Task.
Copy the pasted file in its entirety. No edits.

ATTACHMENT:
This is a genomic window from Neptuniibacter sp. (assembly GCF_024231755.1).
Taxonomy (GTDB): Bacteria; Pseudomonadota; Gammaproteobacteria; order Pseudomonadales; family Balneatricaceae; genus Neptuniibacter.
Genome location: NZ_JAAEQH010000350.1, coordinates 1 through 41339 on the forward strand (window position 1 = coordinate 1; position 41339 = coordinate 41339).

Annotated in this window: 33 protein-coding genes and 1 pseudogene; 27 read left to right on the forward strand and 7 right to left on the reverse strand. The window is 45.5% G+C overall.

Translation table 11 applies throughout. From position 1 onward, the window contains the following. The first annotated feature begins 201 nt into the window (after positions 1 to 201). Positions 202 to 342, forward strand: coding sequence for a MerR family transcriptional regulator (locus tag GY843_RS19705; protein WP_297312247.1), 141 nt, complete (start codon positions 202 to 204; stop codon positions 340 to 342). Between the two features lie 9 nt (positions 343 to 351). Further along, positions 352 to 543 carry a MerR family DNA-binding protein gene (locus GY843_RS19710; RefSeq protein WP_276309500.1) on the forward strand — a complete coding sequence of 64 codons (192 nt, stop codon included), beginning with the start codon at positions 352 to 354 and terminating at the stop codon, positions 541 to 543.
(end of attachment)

This is a genomic window from Neptuniibacter sp. (assembly GCF_024231755.1).
Taxonomy (GTDB): Bacteria; Pseudomonadota; Gammaproteobacteria; order Pseudomonadales; family Balneatricaceae; genus Neptuniibacter.
Genome location: NZ_JAAEQH010000350.1, coordinates 1 through 41339 on the forward strand (window position 1 = coordinate 1; position 41339 = coordinate 41339).

Annotated in this window: 33 protein-coding genes and 1 pseudogene; 27 read left to right on the forward strand and 7 right to left on the reverse strand. The window is 45.5% G+C overall.

Translation table 11 applies throughout. From position 1 onward, the window contains the following. The first annotated feature begins 201 nt into the window (after positions 1 to 201). Positions 202 to 342, forward strand: coding sequence for a MerR family transcriptional regulator (locus tag GY843_RS19705; protein WP_297312247.1), 141 nt, complete (start codon positions 202 to 204; stop codon positions 340 to 342). Between the two features lie 9 nt (positions 343 to 351). Further along, positions 352 to 543 carry a MerR family DNA-binding protein gene (locus GY843_RS19710; RefSeq protein WP_276309500.1) on the forward strand — a complete coding sequence of 64 codons (192 nt, stop codon included), beginning with the start codon at positions 352 to 354 and terminating at the stop codon, positions 541 to 543.